Daniel says there is a lot of value in a program like this, not just for the process of carrying out new projects but also in cases where owners might require assistance.
“There are situations we want to prepare ourselves, together with our marine dealers, to make sure that if somebody needs support in products or spare parts, we can supply them quickly from local stocks rather than sending equipment all over the globe.”
The owners of these luxury yachts come from all over the world although there are larger concentrations of owners in the Middle East and Russia, followed by the US and the rest of the world. Many are privately owned boats that are chartered out for anything between $700,000 and $1 million per week.
Marine automation is a different beast to what most integrators work with – Daniel says there is a more commercial approach to these products and two big factors to consider.
“It’s based much more around stability and flexibility. For the charter prices, people working on it want to be very sure that everything on board works exactly in the way it’s supposed to. That’s where the stability comes in. The system also needs to be flexible to be able to adjust to those changing customers with different backgrounds, different language and those kinds of things.”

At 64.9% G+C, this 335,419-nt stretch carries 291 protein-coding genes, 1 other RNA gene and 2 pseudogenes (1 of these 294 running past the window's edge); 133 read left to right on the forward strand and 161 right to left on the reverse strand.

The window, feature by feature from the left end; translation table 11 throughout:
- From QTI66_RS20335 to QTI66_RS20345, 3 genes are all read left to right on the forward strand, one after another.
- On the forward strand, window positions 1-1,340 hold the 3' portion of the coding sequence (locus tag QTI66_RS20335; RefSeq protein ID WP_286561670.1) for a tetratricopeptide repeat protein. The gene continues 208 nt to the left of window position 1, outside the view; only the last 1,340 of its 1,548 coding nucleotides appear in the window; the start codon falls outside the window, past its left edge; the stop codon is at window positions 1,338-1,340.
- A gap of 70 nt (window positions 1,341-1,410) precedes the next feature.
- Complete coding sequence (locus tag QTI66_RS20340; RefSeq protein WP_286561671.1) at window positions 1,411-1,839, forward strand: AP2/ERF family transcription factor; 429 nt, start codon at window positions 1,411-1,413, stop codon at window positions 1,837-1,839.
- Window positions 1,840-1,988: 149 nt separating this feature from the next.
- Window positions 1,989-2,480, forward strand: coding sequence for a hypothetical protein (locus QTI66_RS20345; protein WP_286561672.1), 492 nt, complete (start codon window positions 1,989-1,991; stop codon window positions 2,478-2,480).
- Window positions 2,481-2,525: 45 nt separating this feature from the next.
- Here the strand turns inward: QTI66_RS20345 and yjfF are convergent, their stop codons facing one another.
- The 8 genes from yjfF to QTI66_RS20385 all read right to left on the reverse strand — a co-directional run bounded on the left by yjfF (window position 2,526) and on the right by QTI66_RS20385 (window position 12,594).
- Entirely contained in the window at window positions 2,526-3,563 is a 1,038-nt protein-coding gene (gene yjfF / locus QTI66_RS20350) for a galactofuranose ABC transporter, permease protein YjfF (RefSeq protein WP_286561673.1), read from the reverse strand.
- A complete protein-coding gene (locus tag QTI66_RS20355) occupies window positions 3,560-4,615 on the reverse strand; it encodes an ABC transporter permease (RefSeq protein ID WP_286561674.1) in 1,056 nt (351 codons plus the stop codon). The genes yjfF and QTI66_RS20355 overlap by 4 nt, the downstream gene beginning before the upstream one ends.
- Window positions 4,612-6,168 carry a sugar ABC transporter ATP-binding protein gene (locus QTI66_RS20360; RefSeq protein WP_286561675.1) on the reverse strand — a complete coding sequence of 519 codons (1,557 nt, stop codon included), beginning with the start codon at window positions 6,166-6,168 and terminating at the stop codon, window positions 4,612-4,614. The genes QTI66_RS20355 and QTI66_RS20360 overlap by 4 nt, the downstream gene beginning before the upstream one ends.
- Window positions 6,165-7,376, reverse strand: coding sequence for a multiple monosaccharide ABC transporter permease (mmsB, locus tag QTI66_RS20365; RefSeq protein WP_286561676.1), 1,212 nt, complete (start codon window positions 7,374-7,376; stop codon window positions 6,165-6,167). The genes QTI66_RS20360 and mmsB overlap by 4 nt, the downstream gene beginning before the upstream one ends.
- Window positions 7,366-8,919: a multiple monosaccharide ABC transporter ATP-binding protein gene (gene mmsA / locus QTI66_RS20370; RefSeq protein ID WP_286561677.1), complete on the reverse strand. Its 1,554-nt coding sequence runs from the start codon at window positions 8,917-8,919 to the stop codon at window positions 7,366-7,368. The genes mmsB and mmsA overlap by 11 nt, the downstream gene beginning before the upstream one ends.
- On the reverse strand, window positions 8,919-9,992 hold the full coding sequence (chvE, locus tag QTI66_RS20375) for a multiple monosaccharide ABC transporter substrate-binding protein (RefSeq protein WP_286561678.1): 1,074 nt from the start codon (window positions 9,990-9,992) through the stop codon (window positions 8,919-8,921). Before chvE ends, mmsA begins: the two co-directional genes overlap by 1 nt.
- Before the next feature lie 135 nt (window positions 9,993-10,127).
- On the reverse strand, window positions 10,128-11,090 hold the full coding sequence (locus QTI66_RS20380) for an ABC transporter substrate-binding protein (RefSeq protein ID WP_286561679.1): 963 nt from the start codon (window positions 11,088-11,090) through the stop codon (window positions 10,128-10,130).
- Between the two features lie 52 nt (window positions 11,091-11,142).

Standard functions installed on these vessels include, for instance, systems that show information about current position, water temperature, details on the voyage, or highlighting places of interest nearby. Another typical part of a yacht system is call solutions which allow the owners and guests to call for crew members if they require service.
One big factor for Daniel is to ensure that everything learned as part of this new venture is fed back to Crestron’s research and development department.
“Traditionally, these guys would get input from the residential and commercial side but never really from the marine side. So that’s also one of the things we are looking to do, to get more information to R&D and develop more marine-specific solutions for us in the future.”
Daniel says that while owning a super yacht might seem like a pipe dream to many, the number of people who have the money to own a yacht is growing every year, especially in Asia.
Crestron has always had a very strong market share in 60-70m yachts. But the market just below those, for 30/40m up to 60m presents a considerable growth opportunity.